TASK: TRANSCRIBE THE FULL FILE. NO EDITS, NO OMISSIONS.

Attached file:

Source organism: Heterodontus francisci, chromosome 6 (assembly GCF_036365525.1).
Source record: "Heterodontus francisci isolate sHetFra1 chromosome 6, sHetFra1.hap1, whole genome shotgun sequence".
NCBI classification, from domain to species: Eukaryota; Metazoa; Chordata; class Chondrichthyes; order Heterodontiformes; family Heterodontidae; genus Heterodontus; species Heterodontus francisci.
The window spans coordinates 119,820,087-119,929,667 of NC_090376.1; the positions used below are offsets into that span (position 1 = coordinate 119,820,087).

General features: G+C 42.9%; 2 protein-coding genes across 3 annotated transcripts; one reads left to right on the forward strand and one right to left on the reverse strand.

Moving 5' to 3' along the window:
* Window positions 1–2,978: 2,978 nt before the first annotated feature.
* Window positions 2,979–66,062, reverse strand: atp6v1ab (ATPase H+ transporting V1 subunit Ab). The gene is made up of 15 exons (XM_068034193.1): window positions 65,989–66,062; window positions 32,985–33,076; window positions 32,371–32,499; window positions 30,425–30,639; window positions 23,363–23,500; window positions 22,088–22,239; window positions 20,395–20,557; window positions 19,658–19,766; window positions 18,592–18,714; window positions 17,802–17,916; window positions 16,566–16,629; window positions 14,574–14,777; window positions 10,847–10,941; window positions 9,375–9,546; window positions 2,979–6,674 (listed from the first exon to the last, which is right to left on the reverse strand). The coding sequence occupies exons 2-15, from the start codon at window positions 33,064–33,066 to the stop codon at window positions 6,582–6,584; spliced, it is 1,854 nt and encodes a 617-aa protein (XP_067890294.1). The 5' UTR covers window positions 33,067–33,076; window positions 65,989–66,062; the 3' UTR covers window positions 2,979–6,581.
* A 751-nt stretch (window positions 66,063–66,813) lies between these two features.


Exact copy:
Source organism: Heterodontus francisci, chromosome 6 (assembly GCF_036365525.1).
Source record: "Heterodontus francisci isolate sHetFra1 chromosome 6, sHetFra1.hap1, whole genome shotgun sequence".
NCBI classification, from domain to species: Eukaryota; Metazoa; Chordata; class Chondrichthyes; order Heterodontiformes; family Heterodontidae; genus Heterodontus; species Heterodontus francisci.
The window spans coordinates 119,820,087-119,929,667 of NC_090376.1; the positions used below are offsets into that span (position 1 = coordinate 119,820,087).

General features: G+C 42.9%; 2 protein-coding genes across 3 annotated transcripts; one reads left to right on the forward strand and one right to left on the reverse strand.

Moving 5' to 3' along the window:
* Window positions 1–2,978: 2,978 nt before the first annotated feature.
* Window positions 2,979–66,062, reverse strand: atp6v1ab (ATPase H+ transporting V1 subunit Ab). The gene is made up of 15 exons (XM_068034193.1): window positions 65,989–66,062; window positions 32,985–33,076; window positions 32,371–32,499; window positions 30,425–30,639; window positions 23,363–23,500; window positions 22,088–22,239; window positions 20,395–20,557; window positions 19,658–19,766; window positions 18,592–18,714; window positions 17,802–17,916; window positions 16,566–16,629; window positions 14,574–14,777; window positions 10,847–10,941; window positions 9,375–9,546; window positions 2,979–6,674 (listed from the first exon to the last, which is right to left on the reverse strand). The coding sequence occupies exons 2-15, from the start codon at window positions 33,064–33,066 to the stop codon at window positions 6,582–6,584; spliced, it is 1,854 nt and encodes a 617-aa protein (XP_067890294.1). The 5' UTR covers window positions 33,067–33,076; window positions 65,989–66,062; the 3' UTR covers window positions 2,979–6,581.
* A 751-nt stretch (window positions 66,063–66,813) lies between these two features.